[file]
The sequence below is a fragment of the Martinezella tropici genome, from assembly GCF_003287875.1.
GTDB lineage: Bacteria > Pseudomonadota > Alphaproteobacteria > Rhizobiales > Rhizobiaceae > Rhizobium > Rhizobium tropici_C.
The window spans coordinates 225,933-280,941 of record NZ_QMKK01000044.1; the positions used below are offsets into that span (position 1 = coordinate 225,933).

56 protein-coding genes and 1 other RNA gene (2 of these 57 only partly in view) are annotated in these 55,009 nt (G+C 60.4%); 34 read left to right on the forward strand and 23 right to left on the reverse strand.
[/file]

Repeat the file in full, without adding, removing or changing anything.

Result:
The sequence below is a fragment of the Martinezella tropici genome, from assembly GCF_003287875.1.
GTDB lineage: Bacteria > Pseudomonadota > Alphaproteobacteria > Rhizobiales > Rhizobiaceae > Rhizobium > Rhizobium tropici_C.
The window spans coordinates 225,933-280,941 of record NZ_QMKK01000044.1; the positions used below are offsets into that span (position 1 = coordinate 225,933).

56 protein-coding genes and 1 other RNA gene (2 of these 57 only partly in view) are annotated in these 55,009 nt (G+C 60.4%); 34 read left to right on the forward strand and 23 right to left on the reverse strand.